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30th Nov 2020 | 8,990 views
Game: Yoku's Island Express.
Developer: Villa Gorilla
Pinball has had a very interesting story. With roots going as far as the XVIIIth century, Pinball has been a surprisingly constant on modern entertainment, especially after its popularization during the first half of the XXth century, with the creation of the first electrical models and the addition of flippers. The concept of the game was simple enough, keep hitting the ball into as many targets as you can to rack up as high of a score as possible before you lose the ball, and their presentation has carried them out to nowadays. While the popularization of video game arcades took a toll on their popularity, gaming has always represented in gaming. It’s difficult to imagine a platform that hasn’t had at least a couple of pinball videogames, and of course many franchises have had pinball spinoffs. But the interesting thing about pinball in videogames is the room for creativity the digital space offers to innovate and combine it. In a videogame, the limitations of a traditional pinball machine are gone, and as such, developers are able to combine pinball with other genres, such as Yoku's Island Express.
Yoku's Island Express is a pinball/2D platformer made by Villa Gorilla and released in 2018 for the PlayStation 4, the Xbox One, the Nintendo Switch and the PC. The game follows Yoku the Dung Beetle, working as a mail carrier in the tropical island of Mokumana while delivering packages, solving puzzles and uncovering the secrets of the island. The game’s most unique feature is the use of pinball mechanics to travel around and explore the island. The beetle can’t jump on its own, but to compensate for that he’s attached to a small ball, which he can use as a propeller to traverse through the land. This is done by using the many flippers scattered throughout the island. Throughout the game, you will explore the island and cross multiple scenarios where you have to achieve certain objectives while playing what’s essentially a pinball game. This levels are usually very well designed, and while they are not particularly difficult, there is a certain level of challenge if you want to do them perfectly. The game doesn’t really punish you for failing and having to start over, but it counts the times you’ve failed, so at least you have a reminder of improving at the game.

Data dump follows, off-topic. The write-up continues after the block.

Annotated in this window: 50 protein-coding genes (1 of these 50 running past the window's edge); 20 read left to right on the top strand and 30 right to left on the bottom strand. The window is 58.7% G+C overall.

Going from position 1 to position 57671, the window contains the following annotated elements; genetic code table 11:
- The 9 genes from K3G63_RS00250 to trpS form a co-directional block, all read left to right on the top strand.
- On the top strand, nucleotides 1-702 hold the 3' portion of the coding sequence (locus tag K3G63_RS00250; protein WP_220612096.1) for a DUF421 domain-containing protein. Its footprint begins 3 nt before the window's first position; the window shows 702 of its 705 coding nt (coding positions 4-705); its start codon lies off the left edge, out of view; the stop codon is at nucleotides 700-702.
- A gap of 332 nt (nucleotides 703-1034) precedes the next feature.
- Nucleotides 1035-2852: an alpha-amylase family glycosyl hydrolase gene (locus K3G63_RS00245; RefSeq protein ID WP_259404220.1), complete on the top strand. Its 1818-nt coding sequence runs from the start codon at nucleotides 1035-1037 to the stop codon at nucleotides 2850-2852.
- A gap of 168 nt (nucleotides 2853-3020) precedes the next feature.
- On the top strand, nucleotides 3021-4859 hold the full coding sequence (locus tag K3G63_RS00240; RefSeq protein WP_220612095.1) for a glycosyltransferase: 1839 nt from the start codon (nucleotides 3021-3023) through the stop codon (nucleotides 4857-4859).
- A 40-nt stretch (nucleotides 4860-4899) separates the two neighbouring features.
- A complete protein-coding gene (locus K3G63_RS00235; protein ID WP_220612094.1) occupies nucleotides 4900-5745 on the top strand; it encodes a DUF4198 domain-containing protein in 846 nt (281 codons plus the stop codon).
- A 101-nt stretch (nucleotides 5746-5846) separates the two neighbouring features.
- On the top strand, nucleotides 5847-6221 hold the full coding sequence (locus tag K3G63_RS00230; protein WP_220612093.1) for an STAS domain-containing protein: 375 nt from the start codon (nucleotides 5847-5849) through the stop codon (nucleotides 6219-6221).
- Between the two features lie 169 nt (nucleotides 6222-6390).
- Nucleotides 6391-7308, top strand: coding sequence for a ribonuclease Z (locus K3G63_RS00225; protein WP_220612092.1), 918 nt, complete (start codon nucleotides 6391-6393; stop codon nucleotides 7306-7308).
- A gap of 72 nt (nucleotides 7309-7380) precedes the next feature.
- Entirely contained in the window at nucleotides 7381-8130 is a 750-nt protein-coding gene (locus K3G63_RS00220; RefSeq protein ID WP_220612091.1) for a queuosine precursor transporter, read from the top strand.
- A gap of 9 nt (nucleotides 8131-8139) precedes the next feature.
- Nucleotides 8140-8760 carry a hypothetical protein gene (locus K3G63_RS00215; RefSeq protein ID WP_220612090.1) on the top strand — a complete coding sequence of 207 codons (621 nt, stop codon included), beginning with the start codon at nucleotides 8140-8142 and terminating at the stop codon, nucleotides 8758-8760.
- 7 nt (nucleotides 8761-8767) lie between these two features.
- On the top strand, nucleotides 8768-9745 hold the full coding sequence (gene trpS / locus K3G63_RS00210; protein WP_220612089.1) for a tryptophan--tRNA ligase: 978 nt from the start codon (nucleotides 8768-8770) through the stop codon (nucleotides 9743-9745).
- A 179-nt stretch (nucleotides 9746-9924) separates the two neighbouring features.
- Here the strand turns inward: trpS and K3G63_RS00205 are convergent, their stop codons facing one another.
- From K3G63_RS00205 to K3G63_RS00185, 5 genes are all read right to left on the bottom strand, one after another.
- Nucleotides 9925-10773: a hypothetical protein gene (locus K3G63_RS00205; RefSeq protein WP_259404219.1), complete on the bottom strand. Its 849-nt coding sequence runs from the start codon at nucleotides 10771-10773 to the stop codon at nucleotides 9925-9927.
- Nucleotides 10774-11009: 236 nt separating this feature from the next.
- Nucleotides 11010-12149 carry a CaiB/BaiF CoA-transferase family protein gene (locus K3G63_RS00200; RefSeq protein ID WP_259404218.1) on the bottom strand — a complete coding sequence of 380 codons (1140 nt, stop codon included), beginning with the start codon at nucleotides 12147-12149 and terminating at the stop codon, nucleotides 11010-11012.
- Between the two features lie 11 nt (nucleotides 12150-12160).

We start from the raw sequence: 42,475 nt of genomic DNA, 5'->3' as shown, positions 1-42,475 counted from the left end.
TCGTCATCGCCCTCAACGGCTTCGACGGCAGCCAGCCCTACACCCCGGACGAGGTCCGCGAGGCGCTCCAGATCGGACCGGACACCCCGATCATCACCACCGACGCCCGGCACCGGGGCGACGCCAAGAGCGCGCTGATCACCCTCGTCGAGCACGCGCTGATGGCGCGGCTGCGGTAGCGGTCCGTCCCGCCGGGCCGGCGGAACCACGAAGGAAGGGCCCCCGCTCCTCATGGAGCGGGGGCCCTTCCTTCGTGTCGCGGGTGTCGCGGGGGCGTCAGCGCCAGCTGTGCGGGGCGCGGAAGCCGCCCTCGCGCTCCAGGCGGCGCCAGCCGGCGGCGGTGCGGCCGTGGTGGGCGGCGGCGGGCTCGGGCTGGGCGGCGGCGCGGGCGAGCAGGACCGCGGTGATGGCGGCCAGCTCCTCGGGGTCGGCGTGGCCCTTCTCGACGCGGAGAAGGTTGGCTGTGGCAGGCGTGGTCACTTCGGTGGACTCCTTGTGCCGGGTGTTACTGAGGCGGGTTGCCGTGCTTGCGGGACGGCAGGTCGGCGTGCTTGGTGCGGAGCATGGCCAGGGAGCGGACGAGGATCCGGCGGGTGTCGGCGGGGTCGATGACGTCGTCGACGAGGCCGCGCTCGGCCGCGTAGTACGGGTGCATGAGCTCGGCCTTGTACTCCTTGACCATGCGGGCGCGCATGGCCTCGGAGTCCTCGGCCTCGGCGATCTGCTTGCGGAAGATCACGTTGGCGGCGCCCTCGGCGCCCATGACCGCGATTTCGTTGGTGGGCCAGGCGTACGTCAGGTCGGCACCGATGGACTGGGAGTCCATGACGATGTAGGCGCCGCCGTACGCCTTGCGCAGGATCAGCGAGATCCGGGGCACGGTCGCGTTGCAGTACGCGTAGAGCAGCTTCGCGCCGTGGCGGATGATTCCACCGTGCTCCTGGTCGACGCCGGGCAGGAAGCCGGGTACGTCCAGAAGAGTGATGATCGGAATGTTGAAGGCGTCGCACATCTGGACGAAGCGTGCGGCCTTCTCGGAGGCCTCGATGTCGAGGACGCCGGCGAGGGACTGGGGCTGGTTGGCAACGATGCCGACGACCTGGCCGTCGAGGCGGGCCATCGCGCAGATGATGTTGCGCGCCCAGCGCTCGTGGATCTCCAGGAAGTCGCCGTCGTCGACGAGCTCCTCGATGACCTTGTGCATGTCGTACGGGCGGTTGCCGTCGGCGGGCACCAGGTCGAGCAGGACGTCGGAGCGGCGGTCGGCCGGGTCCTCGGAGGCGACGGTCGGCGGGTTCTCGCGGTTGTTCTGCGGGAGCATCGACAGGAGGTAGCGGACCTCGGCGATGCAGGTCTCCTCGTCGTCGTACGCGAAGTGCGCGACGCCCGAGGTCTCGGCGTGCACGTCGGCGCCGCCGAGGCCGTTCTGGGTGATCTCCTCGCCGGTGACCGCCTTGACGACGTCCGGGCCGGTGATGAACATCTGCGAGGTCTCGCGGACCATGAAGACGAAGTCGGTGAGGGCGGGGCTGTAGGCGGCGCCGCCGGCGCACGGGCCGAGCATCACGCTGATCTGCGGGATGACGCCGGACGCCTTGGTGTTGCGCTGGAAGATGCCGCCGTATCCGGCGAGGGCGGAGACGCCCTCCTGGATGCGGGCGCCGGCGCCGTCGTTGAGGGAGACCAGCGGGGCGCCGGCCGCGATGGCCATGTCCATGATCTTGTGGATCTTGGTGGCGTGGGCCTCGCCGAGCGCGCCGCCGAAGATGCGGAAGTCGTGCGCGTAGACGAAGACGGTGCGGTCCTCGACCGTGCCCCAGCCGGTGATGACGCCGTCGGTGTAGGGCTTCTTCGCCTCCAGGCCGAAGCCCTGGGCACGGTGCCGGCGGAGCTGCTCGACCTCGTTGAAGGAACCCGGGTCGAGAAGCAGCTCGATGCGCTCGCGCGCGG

It is easy to compare this game to a metroidvania, since it has a similar structure: a big map to explore, multiple routes you can unlock through either activating bumpers or flippers, emphasis on tool and abilities to use in places you’ve already passed… It fits the bill well, the substitution of precise platforming for precise ball launching turns the game into a very unique experience. Exploration is fun and rewarding, and you will usually find enough secrets and shortcuts to keep you looking around, making your time exploring worthwhile. Though, in my opinion, I would rather compare it as a collectathon. The main character is a mailman, after all, so you’ll be searching for things to take and give to the different islanders, while also gathering collectables. While there aren’t that many things overall, all of the collectables have a use, so it’s not collecting for collecting’s sake: they will either give you special abilities or help you unlock a different ending. Though in both cases the game has to deal with the same issue: its scale.